Don’t Be Distracted by the Peacock Trying to Board an Airplane: Why Emotional Support Animals Are Service Animals and Should Be Regulated in the Same Manner
39 Pages Posted: 17 Aug 2018 Last revised: 10 Sep 2018
Date Written: August 3, 2018
Although fifty percent of all Americans are diagnosed with a mental illness or disorder at some point in their lifetime, including one in ten women, and mental illnesses are the third most common cause of hospitalization for adults under forty-four, the ADA’s narrow approach to defining service animals only protects a certain group of people with disabilities using a certain type of animal — dogs who perform tasks associated with the person’s disability. This narrow approach does not consider the thousands of people who use emotional support animals to alleviate or mitigate the symptoms associated with their mental health issues. To provide parity, it is necessary to include emotional support animals within that definition. Despite the prevalence of mental illness, there is a societal backlash against emotional support animals who provide companionship, relieve loneliness, and sometimes help with depression, anxiety, and certain phobias, but do not meet the ADA definition of service animal due to their lack of specialized training. The FHA and ACAA have provided protection and accommodations for people using emotional support animals, but that protection is in jeopardy. In response to uncertainty over the definition of emotional support animals, on April 24, 2018, Senator Burr (R-NC) introduced a bill to amend title 49 of the United States Code, which would make changes to the ACAA such as only allowing service animals as defined by the ADA to be uncaged onboard aircraft's, requiring service animal behavior training for air carrier passengers, and creating a criminal penalty for fraudulently claiming that an animal is a service animal used for disability needs. If Senator Burr’s bill is passed and the ACAA is restrained from allowing emotional support animals to be service animals under the ACAA, then people with mental health issues will once again be stigmatized and treated as second class citizens. Emotional support animals are also on trial in the regulatory realm. The DOT is currently seeking comments on ways to improve the ACAA regulation to ensure nondiscriminatory access for individuals with disabilities to use their service animals onboard airlines while attempting to deter “fraudulent use of other animals not qualified as service animals” and prevent use of “animals that are not trained to behave properly in the public.” Clear regulation is needed to ensure that all people with disabilities can use a service animal, including emotional support animals, if that animal will assist him or her with alleviating or mitigating the symptoms associated with his or her disability. Do not let the peacock trying to board the airplane distract from the real issue at hand. Mental health matters and people who experience mental health issues and need emotional support animals in public places, including on mass transit, to participate in society, should not be denied this accommodation based on fear that some people may fraudulently claim that their pets are emotional support animals. If we legitimize the process of bringing an emotional support animal in public, including on mass transit, then we make steps in continuing to take away the stigma of mental health issues. Parity is essential to accomplishing that goal.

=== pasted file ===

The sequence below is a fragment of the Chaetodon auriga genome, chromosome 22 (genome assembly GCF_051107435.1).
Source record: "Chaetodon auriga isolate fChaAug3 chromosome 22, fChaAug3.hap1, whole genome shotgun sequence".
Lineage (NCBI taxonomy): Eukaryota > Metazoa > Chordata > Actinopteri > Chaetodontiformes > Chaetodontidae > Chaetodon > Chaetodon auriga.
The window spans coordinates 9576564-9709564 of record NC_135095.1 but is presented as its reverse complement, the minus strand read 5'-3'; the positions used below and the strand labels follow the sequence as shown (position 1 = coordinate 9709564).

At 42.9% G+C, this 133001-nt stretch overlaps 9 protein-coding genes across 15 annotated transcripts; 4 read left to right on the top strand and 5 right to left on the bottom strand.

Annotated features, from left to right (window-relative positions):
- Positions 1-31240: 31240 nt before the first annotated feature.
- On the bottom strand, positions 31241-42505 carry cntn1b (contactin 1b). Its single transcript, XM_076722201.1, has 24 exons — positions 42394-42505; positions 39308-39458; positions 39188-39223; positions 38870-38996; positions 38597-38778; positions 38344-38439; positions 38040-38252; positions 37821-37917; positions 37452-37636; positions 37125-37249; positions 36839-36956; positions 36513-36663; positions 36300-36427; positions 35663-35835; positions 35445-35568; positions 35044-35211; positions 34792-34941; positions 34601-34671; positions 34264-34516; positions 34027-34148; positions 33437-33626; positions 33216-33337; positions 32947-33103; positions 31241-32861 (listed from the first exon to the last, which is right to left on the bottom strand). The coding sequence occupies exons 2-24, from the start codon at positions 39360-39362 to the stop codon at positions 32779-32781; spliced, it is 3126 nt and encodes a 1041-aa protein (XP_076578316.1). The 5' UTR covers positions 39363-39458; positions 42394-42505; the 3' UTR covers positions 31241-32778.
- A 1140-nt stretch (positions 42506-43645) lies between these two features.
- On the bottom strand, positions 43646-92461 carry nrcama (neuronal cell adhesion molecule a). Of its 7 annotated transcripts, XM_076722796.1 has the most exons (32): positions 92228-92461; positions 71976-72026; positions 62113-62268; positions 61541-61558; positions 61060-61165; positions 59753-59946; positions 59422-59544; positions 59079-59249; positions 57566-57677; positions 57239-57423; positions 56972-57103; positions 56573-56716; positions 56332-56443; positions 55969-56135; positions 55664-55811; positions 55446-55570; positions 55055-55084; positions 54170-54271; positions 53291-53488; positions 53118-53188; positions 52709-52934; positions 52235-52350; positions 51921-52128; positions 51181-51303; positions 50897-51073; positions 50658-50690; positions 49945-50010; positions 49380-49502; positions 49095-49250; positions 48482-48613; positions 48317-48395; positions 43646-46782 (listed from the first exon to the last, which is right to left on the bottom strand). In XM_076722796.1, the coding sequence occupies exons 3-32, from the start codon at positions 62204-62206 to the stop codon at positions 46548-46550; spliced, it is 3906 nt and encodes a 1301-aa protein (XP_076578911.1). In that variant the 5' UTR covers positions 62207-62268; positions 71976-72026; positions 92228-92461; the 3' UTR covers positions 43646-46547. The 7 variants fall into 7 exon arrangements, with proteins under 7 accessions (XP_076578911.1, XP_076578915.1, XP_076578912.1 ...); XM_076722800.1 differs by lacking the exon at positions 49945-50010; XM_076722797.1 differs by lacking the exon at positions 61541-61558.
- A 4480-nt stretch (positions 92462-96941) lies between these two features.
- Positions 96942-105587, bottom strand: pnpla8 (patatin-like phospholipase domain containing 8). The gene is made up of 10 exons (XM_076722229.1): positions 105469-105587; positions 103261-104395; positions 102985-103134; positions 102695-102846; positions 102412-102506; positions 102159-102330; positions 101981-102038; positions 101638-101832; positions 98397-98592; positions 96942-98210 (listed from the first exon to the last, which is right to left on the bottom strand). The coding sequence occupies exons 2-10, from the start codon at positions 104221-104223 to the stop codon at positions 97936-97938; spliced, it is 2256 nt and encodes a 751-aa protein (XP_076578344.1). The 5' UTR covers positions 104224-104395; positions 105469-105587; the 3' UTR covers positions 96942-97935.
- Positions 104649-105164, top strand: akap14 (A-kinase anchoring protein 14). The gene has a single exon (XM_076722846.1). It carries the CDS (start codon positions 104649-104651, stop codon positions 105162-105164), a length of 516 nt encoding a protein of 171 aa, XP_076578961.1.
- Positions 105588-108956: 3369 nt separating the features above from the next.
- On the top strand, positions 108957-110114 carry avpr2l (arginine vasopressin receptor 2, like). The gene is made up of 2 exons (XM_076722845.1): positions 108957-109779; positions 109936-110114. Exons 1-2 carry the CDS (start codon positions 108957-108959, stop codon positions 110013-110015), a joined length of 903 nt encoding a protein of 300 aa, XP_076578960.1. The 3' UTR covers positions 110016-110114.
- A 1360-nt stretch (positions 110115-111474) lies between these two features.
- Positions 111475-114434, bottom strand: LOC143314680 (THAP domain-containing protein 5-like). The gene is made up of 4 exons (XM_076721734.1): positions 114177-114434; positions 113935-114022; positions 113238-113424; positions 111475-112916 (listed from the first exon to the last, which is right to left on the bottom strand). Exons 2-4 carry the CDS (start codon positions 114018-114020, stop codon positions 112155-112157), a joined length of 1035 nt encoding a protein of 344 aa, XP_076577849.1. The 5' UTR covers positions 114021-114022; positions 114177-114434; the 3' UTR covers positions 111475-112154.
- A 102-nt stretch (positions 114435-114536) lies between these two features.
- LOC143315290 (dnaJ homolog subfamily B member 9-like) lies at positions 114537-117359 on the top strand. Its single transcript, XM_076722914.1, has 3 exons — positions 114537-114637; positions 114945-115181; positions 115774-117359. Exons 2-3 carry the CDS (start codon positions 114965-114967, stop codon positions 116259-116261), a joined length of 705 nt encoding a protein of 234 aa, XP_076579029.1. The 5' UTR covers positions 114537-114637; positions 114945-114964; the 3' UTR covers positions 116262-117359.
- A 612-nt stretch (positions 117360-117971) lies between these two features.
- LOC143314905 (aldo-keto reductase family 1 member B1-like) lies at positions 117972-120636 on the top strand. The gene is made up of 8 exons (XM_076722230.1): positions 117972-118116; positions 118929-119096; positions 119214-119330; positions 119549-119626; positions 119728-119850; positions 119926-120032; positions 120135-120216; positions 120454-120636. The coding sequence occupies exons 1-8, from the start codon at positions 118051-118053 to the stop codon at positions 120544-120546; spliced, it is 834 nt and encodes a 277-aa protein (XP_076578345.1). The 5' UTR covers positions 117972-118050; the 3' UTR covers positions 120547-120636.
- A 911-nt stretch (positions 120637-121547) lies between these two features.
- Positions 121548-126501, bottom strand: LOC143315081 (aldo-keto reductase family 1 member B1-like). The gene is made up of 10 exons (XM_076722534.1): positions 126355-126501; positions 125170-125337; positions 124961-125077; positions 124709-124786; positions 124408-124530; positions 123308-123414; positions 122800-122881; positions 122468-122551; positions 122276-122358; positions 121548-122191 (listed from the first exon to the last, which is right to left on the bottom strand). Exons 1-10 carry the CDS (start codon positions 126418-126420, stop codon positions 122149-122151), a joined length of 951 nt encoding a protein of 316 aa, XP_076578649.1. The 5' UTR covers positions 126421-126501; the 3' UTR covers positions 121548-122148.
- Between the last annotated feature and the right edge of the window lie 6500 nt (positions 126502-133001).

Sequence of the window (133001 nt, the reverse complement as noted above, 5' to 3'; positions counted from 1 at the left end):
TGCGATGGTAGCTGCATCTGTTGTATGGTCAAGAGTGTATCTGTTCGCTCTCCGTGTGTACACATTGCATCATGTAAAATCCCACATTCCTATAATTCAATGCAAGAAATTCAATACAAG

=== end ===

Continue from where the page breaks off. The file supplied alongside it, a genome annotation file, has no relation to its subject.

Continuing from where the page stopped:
Keywords: ADA, FHA, ACAA, Service Animal, Emotional Support Animal, Peacock, Air Travel, Legislation, Disability, Mental Health, Mental Illness
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